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Using Motivational Interviewing to Help Your Students

by Lisa A. Sheldon

M y goal as a teacher is to facilitate student learning, encourage academic momentum, and promote goal attainment while teaching about human nutrition. On many occasions, though, there have been opportunities for students to learn life and career lessons far removed from my nutrition curriculum. The key to developing this other kind of learning has been within the framework provided by motivational inter- viewing.

Motivational interviewing, which began as a counseling technique in addiction recovery, is a client-centered tool for making changes, increasing helpful behaviors and decreasing unhelpful behaviors.1 It relies on an indi- vidual’s intrinsic motivation and interest in change, using a non-confronta- tional approach to frame goals in a practical, attainable fashion.2 Teachers who use motivational interviewing enhance their listening and problem- solving skills to become more effective communicators and as a result cre- ate better rapport with students.3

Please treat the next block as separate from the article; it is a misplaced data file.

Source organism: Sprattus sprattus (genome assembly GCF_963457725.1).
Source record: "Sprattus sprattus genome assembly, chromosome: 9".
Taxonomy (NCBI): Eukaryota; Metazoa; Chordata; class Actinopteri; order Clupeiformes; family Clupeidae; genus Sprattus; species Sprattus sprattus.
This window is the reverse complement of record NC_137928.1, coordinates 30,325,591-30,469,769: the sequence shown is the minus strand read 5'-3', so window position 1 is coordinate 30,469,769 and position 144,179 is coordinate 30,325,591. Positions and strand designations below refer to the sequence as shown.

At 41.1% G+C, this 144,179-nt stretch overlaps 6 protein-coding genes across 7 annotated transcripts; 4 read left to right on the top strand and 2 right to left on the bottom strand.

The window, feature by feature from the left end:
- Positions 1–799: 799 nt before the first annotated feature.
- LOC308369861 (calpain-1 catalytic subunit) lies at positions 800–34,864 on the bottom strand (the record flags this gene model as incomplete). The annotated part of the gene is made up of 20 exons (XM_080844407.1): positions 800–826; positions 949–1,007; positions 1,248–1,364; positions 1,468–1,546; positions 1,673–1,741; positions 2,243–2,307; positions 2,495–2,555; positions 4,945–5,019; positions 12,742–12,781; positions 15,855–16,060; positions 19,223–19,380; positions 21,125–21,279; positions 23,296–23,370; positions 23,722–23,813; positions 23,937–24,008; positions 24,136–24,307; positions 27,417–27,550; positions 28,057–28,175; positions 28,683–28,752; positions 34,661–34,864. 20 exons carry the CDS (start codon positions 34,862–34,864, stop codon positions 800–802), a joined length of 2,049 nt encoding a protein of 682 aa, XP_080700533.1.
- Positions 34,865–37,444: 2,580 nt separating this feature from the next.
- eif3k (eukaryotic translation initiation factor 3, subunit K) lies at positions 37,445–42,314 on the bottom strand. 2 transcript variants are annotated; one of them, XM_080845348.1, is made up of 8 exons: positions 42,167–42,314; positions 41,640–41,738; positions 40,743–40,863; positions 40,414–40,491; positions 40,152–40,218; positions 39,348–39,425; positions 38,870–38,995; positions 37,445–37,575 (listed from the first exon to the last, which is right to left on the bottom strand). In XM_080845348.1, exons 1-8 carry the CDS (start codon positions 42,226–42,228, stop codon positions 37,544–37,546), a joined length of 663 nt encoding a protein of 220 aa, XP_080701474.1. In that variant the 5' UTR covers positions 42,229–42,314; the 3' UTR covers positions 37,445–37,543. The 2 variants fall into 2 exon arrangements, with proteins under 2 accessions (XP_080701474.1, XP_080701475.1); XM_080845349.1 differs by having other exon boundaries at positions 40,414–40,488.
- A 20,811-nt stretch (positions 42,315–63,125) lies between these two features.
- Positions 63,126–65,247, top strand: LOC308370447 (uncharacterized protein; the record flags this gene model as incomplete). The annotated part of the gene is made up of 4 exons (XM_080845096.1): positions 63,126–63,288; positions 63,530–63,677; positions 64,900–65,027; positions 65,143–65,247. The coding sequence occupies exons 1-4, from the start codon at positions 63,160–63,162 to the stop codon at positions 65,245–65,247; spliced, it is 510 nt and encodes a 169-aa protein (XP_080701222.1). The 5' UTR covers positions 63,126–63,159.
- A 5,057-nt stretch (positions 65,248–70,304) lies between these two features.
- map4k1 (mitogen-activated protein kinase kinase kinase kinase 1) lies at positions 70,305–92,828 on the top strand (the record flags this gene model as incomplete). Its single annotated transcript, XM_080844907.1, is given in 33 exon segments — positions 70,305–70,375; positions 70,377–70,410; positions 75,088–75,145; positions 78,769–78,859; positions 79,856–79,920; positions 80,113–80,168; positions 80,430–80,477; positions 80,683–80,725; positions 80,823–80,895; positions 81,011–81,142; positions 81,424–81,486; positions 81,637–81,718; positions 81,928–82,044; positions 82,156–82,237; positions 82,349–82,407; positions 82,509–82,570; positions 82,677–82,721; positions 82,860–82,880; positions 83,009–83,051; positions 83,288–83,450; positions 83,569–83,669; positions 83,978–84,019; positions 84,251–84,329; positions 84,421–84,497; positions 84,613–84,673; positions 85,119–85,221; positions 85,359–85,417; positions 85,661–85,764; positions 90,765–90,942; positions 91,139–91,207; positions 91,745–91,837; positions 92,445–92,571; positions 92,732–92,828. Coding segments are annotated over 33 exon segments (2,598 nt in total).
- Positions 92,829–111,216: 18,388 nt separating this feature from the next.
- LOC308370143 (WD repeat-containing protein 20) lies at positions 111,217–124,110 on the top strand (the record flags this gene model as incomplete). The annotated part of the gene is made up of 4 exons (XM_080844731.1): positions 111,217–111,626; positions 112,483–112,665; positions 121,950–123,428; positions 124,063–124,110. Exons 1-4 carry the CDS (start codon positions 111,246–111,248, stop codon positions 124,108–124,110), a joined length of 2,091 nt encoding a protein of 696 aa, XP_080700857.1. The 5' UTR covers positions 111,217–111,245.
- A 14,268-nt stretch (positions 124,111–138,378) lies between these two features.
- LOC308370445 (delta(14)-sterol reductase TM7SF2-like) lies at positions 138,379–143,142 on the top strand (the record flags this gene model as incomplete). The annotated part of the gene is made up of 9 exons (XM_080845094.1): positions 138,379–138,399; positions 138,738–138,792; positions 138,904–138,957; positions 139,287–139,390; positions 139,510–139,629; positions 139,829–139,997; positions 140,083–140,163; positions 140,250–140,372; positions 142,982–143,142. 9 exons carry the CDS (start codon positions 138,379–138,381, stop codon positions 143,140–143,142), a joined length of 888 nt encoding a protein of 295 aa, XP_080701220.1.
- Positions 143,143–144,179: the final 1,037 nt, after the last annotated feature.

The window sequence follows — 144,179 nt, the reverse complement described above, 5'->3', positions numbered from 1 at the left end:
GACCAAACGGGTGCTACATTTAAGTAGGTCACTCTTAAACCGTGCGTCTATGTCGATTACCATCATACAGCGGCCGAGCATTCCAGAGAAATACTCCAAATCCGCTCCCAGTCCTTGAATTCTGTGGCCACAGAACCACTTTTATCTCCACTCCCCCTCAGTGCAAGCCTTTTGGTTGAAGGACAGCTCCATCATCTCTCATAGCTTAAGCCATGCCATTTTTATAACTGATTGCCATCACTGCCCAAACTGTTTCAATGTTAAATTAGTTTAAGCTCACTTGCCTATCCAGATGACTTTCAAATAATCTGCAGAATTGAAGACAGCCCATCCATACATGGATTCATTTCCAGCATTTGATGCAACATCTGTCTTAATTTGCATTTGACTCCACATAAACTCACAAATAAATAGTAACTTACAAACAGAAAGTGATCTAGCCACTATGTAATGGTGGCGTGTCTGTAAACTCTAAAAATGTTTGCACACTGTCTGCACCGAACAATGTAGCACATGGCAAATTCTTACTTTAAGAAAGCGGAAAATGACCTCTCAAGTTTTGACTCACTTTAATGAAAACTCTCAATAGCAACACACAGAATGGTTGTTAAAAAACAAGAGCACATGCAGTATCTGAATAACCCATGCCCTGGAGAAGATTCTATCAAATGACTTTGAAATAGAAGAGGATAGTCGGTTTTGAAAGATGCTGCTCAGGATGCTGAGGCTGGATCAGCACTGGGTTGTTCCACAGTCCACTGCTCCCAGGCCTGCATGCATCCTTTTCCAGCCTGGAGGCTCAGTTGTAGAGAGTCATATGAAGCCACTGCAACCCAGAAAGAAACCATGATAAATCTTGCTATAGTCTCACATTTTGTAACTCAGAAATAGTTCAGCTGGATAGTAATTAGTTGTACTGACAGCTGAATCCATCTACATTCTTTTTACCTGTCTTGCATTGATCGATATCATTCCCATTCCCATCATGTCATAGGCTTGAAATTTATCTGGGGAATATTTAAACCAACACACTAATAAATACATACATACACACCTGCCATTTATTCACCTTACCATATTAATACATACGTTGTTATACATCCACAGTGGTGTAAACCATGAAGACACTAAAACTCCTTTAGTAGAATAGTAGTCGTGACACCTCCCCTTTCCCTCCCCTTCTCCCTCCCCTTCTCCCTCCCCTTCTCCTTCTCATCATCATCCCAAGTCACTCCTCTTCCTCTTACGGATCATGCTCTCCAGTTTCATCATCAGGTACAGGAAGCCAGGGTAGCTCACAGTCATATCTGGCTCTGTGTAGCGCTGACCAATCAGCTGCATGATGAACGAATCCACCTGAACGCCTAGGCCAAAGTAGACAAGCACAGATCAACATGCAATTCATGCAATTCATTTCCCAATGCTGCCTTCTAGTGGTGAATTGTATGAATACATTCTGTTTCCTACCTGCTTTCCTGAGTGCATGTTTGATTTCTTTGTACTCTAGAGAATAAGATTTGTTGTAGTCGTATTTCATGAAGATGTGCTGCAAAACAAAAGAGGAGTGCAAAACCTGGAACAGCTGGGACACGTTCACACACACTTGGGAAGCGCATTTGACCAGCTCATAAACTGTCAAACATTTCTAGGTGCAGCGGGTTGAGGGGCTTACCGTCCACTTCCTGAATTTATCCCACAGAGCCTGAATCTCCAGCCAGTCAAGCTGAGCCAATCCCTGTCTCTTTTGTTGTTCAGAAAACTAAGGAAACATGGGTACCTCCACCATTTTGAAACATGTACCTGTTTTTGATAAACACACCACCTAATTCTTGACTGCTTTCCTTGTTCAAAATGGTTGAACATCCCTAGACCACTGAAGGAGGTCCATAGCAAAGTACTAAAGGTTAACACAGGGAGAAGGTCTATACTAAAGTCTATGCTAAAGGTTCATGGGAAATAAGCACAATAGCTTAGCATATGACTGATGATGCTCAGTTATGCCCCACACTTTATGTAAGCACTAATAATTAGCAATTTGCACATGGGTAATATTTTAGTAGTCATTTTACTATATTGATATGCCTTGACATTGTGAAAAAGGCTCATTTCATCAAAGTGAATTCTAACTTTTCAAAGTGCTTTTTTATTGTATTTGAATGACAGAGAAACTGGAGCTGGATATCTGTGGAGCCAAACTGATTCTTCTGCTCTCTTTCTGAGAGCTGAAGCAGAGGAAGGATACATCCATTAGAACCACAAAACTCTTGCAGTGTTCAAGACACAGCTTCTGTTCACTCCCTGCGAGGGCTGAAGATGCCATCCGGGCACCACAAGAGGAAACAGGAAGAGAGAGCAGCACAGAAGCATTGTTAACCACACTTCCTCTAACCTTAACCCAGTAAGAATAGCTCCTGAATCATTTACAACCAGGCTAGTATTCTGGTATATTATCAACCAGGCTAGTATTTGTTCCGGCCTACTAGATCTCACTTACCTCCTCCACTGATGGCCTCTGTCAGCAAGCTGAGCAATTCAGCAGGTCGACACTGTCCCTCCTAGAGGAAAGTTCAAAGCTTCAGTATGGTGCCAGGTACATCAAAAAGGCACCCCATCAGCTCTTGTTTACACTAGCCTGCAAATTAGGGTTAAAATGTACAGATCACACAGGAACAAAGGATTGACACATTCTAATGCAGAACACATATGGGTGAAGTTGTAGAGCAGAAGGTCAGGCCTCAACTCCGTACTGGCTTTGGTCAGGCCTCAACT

In my experiences, what separates successful students from the less suc- cessful is their ability to navigate obstacles and maintain motivation toward their goals. Getting “derailed” is a common problem for many college stu- dents, either in individual courses, for a semester, or even longer. For some of these students, a professor who can guide them toward their goal, despite unforeseen obstacles, is the key to success. Motivational interviewing is an invaluable tool toward this end.

The essence of motivational interviewing is captured by the two acronyms OARS (open-ended questions, affirmations, reflective listening, summary statements) and FRAMES (feedback, responsibility, advice, menu, empathy, self-efficacy). Here are examples:

Open-ended questions are those questions that cannot be answered with a yes or no. They allow the student to “tell his/her story” and provide

FALL 2010



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